In my household, there are two writers, my husband Milton and myself. We both write essays, fiction, and poetry. How do we know when our ideas should manifest in poems rather than fiction or essays?
Milton is a Wordsworthian. At the turn of the nineteenth century, William Wordsworth transformed the language of poetry from its more formal, elevated diction to the language of natural speech expressing an “overflow of powerful feeling.”
For example, Wordsworth’s often quoted poem about loss, “Ode: Intimations of Immortality,” includes emotionally moving lines about consolation:
Though nothing can bring back the hour
Of splendour in the grass, of glory in the flower;
We will grieve not, rather find
Strength in what remains behind.
In a post-Wordsworth world, strong emotion, like offering comfort in the face of loss, lives in the province of poetry. Milton knows a poem is being born in him and not a story or an essay when he has a single, urgent feeling to express, either as a speaker himself or as a character to whom he gives speech. In the latter, he imagines how that character feels in a particular circumstance.
Recently, we were studying the famous narrative episode in the Hebrew Bible of Moses coming down from meeting God at Mt. Sinai.
Moses finds his brother Aaron allowing the newly liberated Hebrews to worship a golden calf as if they were still slaves in Egypt. The story has Moses say to Aaron, “What did this people do to you that you have brought such great sin upon them?” Agreeing with Moses, most critics usually see Aaron as a failed leader.
But Milton knew some important powerful feelings were missing from the story. Milton had the irresistible desire to express Aaron’s “overflow of powerful feelings,” the anger he must have felt at Moses’ irresponsibility. After all, Moses spent a long 40 days and nights with God. Wasn’t Moses abandoning his people?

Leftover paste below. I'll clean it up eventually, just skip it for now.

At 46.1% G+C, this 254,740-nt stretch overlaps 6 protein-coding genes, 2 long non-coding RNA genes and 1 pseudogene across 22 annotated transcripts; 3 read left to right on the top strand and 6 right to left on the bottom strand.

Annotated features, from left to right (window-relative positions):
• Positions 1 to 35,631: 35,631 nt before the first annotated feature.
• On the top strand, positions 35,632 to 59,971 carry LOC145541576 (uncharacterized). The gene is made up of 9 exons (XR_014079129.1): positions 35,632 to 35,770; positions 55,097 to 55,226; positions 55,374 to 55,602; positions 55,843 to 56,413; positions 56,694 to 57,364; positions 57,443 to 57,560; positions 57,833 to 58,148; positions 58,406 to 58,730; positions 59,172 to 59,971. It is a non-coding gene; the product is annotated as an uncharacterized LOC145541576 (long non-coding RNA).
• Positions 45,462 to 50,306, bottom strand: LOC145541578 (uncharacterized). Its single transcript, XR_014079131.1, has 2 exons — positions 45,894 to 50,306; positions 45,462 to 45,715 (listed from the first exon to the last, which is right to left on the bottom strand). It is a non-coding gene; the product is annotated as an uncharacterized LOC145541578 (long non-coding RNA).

In “Aaron’s Reply,” Milton has Aaron say, in an outpouring of feeling,
Enough of your anger, Moses!
I should have resisted the clamor, you say.
I should have urged the people to be patient.
I should have been a leader.
So many “shoulds,”
and so little of your part in this calamity.
While you were basking in God’s radiance
I faced a frenzied mob
ready to murder anyone in their way —
ready to murder me should I stop them.
Sometimes, a writer might not feel that a strong emotion like anger is appropriate to other genres.
The great writer Primo Levi, a survivor of Auschwitz, could have expressed a flood of anger in his various writings: two classic memoirs Survival in Auschwitz and The Reawakening, numerous fictional works and essays. But we only hear his angry voice in his Collected Poems, as in the curse he utters “For Adolf Eichmann”:
Oh son of death, we do not wish you death.
May you live longer than anyone ever lived:
May you live sleepless five million nights,
And may you be visited each night by the suffering of everyone who saw
Shutting behind him, the door that blocked the way back,
Saw it grow dark around him, the air filled with death.